The work of critics like Willis, Coon, and Roxon is indispensable in the canon of music criticism. However, women’s writing is still vastly underrepresented in music criticism. This is where the title of Hopper’s collection comes from.

“The title of this book is about planting a flag,” writes Hopper. “It is for those whose dreams (and manuscripts) languished due to formal precedence, support and permission. This title is not meant to erase our history but rather to help mark the path.”

The First Collection of Criticism By A Living Female Rock Critic contains 42 pieces, separated into eight different thematic sections. In the book’s 201 pages, Hopper divulges her passion (obsession?) with music, analyzes the construction and consumption of female pop stars, and reveals the infrastructure of today’s music industry.

One of the most famous pieces in the collection is a story that Hopper wrote in 2003 for Punk Planet, called “Emo: Where the Girls Aren’t.” It explores the gender disparity between emo’s listeners (fairly evenly split) and its performers (almost all men). It reveals the archetypes of girls in emo songs, and how these stereotypes affect its audiences. Hopper says that she still receives feedback on that story; some from boys telling her that she doesn’t know what she’s talking about, and some from girls telling her how the piece validated their experiences.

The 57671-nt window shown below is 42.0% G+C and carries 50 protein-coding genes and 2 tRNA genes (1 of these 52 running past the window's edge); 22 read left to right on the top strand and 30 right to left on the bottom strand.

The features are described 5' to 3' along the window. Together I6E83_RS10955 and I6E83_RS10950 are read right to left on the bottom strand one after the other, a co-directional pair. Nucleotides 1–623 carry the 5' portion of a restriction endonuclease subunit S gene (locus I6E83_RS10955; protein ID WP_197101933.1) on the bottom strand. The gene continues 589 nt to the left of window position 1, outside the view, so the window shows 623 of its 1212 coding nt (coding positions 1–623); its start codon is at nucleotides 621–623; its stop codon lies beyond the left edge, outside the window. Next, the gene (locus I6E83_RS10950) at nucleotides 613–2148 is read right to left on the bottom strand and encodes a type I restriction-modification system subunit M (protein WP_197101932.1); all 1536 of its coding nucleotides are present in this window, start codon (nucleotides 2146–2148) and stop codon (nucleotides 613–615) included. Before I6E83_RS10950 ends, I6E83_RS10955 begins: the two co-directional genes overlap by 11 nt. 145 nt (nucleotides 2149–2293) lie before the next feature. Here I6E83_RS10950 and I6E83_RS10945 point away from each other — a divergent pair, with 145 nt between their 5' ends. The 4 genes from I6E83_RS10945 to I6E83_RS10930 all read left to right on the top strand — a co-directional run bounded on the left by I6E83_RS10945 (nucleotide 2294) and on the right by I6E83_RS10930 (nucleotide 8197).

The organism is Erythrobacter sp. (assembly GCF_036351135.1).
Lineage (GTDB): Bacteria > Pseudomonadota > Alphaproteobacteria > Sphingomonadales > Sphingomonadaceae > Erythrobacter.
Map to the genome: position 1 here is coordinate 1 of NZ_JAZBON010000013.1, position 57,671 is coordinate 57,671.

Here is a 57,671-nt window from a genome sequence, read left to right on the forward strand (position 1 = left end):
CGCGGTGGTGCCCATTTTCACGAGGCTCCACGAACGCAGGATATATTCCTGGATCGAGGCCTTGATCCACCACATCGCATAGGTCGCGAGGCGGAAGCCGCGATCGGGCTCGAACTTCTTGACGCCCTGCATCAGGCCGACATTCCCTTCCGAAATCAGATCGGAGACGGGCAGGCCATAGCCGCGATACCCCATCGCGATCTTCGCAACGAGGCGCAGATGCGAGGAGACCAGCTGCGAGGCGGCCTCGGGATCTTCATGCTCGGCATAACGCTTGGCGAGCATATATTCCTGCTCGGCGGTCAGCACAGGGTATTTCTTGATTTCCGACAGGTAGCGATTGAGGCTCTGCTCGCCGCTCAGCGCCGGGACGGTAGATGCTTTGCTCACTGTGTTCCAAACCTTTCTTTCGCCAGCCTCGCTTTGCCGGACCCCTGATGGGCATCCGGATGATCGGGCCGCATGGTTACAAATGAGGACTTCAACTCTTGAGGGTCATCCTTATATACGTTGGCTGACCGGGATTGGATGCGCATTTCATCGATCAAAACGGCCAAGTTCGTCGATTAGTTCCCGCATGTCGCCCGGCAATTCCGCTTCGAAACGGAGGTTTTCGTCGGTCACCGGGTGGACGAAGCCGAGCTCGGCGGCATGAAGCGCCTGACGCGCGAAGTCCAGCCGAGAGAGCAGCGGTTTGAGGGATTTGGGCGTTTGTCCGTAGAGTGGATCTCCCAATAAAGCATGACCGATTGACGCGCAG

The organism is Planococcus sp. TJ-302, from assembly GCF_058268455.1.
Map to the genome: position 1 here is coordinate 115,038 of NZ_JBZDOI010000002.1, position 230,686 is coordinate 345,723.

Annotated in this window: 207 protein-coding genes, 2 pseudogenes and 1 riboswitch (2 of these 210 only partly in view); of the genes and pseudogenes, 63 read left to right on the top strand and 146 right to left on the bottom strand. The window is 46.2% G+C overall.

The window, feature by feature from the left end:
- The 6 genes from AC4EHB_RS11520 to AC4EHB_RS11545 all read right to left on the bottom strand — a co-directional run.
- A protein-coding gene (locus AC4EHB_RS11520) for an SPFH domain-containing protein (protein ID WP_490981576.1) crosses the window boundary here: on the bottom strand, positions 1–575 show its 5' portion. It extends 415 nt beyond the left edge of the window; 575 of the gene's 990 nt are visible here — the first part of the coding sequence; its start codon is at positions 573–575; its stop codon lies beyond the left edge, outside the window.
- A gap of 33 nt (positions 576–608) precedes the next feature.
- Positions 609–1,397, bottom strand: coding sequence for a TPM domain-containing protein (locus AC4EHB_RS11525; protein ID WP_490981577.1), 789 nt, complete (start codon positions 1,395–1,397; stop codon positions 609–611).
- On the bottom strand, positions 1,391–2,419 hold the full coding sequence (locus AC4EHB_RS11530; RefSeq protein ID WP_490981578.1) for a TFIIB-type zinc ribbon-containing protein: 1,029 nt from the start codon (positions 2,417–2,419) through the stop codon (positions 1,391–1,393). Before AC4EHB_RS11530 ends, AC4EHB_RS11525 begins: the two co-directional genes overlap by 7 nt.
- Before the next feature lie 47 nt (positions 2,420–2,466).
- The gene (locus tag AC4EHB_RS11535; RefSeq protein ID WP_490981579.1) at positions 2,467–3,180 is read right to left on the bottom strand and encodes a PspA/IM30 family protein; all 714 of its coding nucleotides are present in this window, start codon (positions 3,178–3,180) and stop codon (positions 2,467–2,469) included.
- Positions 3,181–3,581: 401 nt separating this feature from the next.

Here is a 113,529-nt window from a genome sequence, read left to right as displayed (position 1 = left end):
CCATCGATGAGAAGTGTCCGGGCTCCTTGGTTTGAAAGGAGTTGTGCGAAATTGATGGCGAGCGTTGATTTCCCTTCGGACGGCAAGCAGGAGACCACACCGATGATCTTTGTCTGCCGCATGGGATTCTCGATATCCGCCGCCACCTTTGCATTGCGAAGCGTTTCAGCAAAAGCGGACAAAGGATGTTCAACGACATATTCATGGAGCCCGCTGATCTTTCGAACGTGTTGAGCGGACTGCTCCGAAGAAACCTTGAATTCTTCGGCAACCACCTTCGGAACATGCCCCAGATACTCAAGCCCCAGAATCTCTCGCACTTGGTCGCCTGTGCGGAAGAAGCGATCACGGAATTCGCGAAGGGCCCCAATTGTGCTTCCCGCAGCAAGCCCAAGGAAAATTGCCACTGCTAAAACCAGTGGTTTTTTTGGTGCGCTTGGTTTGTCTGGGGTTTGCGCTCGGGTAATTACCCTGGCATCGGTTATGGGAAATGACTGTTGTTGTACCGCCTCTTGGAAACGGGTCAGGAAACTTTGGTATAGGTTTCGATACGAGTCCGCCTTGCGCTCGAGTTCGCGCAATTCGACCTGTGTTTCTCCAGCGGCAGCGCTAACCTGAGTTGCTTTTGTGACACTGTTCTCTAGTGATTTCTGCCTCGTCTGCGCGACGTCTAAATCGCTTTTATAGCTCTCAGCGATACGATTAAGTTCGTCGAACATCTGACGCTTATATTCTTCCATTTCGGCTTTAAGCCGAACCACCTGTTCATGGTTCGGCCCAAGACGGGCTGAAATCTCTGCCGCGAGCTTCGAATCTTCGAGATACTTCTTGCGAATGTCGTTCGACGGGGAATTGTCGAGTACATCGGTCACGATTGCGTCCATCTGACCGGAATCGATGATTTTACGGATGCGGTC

Hopper has worked as a freelancer for most of her career, beginning when she was 19 years-old. After working for Pitchfork and MTV, Hopper returned to freelancing in 2018 and is currently working on a book about women’s music history.

Throughout her career, Hopper has always focused on the stories that matter to her. ” I was always a specialist,” she told The Current in an interview in 2014. “I’ve always just pursued the things that I was passionate about and very interested in.” Many times, that meant focusing on work made by women and the barriers that they face in the industry.

Hopper has stood in defense of teenage girl culture and validated female music fans. The pinned tweet on her Twitter account reads, “Suggestion: replace the word ‘fan girl’ with ‘expert’ and see what happens.”

“There’s still very much this stereotype, especially within the music industry and even just within the music scene, that teenage girls are not serious consumers of music, even though they are the number one purchasers of music,” Hopper told The Current. “Teenage girls are the number one consumers of music, they are the number one drivers of taste, and yet they are still not considered serious music fans.”

Jessica Hopper’s work has countered stereotypes, given exposure to underrepresented artists, and changed attitudes toward popular music criticism. Even in the 21st century, she continues to break down barriers for female journalists, and uses her voice to open up new perspectives in the industry. Her work is making waves not just within the field of criticism, but is changing our culture from the inside out.